Saturday, August 22, 2009

Pittsburgh ought to be singin' in the rain

Three years from Sunday will mark the 100th birthday of beloved actor and Pittsburgh native Gene Kelly (August 23, 1912).

That gives me plenty of time to make an iconic popsicle stick statue of him “Singin’ in the Rain” and hang it from a lamp post in Pittsburgh’s landmark Market Square.

I think that kind of eyeball evidence might be what it takes to get city officials interested doing what ought to come naturally.

Ever since I returned last fall from a trip to write about golf in Wisconsin, I’ve been consumed with the idea of Pittsburgh building a Kelly statue in the heart of the city. The city is investing $5 million in a beautification project Pittsburgh Mayor Luke Ravenstahl says will make “Market Square an even better destination for residents, visitors and families.”

I love Pittsburgh, but sometimes I want to take its leadership and bat them over over their collective heads with a hearty loaf of Mancini’s Italian bread. A statue of Kelly singin’ in the rain from a Market Square lamp post would bring international attention to the city and not to mention tourist dollars.

Yet, I can’t get any of the magazines to let me write a story about it and my fledgling efforts to convince opinion makers have been met with shrugs. I might have to resort to writing a letter to the editor, a stinging surrender by someone who still likes to pretend he’s professional.

I wish I had the eloquence to convince city leaders that the Kelly statue would earn Pittsburgh accolades and loot.

If I can’t, maybe The Fonz can.

David Fantle of Visit Milwaukee told me that the statue of Milwaukee “native” Arthur Fonzerelli of “Happy Days” fame the city erected in 2007 has been an wholesome godsend to downtown tourism.

“It cost us $90,000 in donated sponsorships to build and has in just two years earned us more than $9.5 million in worldwide media value,” Fantle says.

Today, a steady stream of visitors to central Milwaukee stop by the downtown river plaza to ape it up with the “Bronze Fonz.”

Now -- ehhh! -- we all love Fonzie. But Gene Kelly is one of America’s most sparkling icons.

And for me it’s all because of that joyful dance he made famous in the 1952 movie.

The American Film Institute in 2007 ranked “Singin’ in the Rain” as the fifth greatest American movie of all time. These experts in cinematic glories ranked it ahead of “Gone With The Wind” (6), and “The Wizard of Oz,” (10).

Only “Citizen Kane,” “The Godfather,” “Casablanca” and “Raging Bull” ranked (in order) better than the great Kelly vehicle.

Not a man or woman alive can’t relate at some level to that euphoric dance. Released nearly two years before the birth of Howard Stern, that dance is an upraised middle finger to anyone who finds themselves caught without an umbrella in the crapstorm of life.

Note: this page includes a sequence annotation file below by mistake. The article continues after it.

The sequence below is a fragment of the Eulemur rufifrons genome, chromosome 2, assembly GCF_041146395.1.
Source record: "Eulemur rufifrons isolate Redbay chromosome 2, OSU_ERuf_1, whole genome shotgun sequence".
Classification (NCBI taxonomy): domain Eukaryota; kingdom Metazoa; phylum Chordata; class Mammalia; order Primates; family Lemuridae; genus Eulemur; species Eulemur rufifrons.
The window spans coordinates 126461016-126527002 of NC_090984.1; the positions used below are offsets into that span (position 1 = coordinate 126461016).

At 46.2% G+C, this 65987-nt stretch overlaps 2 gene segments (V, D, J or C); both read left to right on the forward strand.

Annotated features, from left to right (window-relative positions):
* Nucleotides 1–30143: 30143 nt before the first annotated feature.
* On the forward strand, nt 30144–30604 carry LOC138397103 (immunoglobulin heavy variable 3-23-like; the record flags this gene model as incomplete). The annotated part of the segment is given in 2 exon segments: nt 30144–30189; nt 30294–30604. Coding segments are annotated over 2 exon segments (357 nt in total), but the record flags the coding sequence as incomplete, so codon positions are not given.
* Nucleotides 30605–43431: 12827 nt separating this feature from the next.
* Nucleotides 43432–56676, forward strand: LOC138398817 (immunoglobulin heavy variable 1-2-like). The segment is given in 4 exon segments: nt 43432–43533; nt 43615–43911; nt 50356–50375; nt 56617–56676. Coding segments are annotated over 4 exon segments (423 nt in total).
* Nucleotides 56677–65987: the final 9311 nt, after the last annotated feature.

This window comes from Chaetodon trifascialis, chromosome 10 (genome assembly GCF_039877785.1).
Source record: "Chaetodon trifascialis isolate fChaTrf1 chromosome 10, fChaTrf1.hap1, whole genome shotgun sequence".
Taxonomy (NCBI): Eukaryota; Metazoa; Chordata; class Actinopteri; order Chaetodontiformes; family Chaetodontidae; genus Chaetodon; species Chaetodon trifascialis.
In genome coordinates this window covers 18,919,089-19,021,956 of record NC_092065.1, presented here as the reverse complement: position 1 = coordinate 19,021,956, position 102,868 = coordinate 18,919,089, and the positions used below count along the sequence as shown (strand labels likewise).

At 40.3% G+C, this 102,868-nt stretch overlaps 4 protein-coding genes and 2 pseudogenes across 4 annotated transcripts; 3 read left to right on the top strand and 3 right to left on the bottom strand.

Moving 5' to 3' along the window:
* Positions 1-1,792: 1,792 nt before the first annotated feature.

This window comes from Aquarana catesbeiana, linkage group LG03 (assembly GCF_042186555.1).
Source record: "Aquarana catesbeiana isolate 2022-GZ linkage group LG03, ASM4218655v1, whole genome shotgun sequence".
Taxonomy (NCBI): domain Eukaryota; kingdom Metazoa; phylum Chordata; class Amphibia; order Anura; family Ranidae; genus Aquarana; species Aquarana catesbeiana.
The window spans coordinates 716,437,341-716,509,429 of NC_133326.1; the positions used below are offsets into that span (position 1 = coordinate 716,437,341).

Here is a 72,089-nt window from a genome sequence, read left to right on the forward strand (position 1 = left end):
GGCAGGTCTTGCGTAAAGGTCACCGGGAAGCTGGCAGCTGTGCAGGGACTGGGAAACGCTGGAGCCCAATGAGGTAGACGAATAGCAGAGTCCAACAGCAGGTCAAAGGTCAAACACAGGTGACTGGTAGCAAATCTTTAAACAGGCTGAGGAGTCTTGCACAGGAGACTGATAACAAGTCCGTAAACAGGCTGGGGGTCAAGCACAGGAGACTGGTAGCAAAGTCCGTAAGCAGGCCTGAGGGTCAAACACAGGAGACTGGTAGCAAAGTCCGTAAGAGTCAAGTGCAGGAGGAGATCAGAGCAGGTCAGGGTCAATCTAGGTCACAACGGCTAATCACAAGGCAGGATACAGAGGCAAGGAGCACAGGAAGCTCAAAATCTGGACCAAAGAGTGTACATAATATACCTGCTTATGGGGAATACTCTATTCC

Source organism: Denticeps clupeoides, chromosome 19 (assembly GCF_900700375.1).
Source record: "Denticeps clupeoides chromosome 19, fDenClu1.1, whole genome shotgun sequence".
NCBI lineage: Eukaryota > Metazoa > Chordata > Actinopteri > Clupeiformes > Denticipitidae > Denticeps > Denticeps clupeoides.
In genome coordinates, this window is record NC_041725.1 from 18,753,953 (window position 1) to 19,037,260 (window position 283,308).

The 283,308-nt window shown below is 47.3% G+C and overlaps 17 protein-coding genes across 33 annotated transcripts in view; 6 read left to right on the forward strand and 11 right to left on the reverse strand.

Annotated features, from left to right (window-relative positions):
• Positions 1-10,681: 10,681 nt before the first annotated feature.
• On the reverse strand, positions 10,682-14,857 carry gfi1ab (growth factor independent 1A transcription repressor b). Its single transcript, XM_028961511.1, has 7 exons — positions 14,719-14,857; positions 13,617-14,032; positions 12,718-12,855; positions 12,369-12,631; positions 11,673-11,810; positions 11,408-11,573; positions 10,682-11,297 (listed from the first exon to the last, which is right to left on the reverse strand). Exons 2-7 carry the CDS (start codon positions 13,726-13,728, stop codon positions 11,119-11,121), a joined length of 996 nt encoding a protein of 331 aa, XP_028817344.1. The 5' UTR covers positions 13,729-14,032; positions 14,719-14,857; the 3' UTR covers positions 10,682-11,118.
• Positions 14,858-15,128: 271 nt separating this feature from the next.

Check it out. The sequence is 4:36 seconds of pure magic.

It’s particularly relevant to a city like Pittsburgh, a perpetual underdog of a metropolis despite consistent top rankings in numerous “most livable city” listings.

Once dubbed “Hell with the lid off” because of its smoke-belching crush of fiery factories, Pittsburgh today is as green and fresh as a salad bar. The mills, gone thirty years, have been replaced by high-tech upstarts, downtown universities and riverside fitness trails. Skies once choked with smoke, today crackle with free citywide WiFi.

It’s a city you can still put your arms around. Downtown is geographically incarcerated by the waters of the Monongahela, Allegheny and Ohio rivers. The only direction downtown can sprawl is straight up.

Leaders from all over the world are about to discover its charms as they come to town for the G-20 summit September 24-25.
Guaranteed, many of the leaders of the industrialized world learned what America is all about by watching movies like “Singin’ in the Rain.”

I hope somebody in the city picks up the baton and runs with it. Three years is plenty of time to raise awareness, funds and construct a statue that will give Pittsburgh a joyful jolt of publicity and a euphoric new image that will resonate around the world.

I’d do it myself, but I’ve got a full plate. I need to go out and rent “Singin’ in the Rain.”

I don’t want to rain on my own expertise, but I’ve never seen the flick.

I hear it’s pretty good.


Jinksy said...

I love the jumps on and of the kirb into the puddles - always wished I could do that myself!

auntsuzy said...

I live in England and visited Pittsburgh with an American friend this Spring, purely because I wanted to follow in Gene's incomparable footsteps. We were surprised by the seeming nonchalance of the citizens when we, all excited, sought information at various venues. He surely is Pittsburgh's most famous export, and he often managed to mention his hometown in films and interviews.
We planned our own 'GK trail' and had a wonderful day, ending amazingly with a rainbow across the town, seen from a glass fronted restaurant up on the heights. I was surprised by the beauty of the city. Gene once described it as being heavily industrialised rather like Birmingham, here in England, which is near to where I live, so I was not expecting it to be so attractive.
It is sad that there is nowhere to 'go', no communal gathering place to just sit and remember this wonderful man.
I have a website celebrating his genius, if anyone cares to take a look. Thanks.

Chris Rodell said...

Thanks, Jinxy. Good chatting with you behind the e-drapes. Now get out there and run around naked!

Hi Auntsuzy. I really don't think many people in Pittsburgh know that Gene Kelly is one of us. A dancer, even a sublime one, seems at odds with our self-image so no one's done any promoting.

I wish I'd have known you were in Pittsburgh. I'd have been thrilled to show off the city. Thanks so much for getting in touch and sharing your story!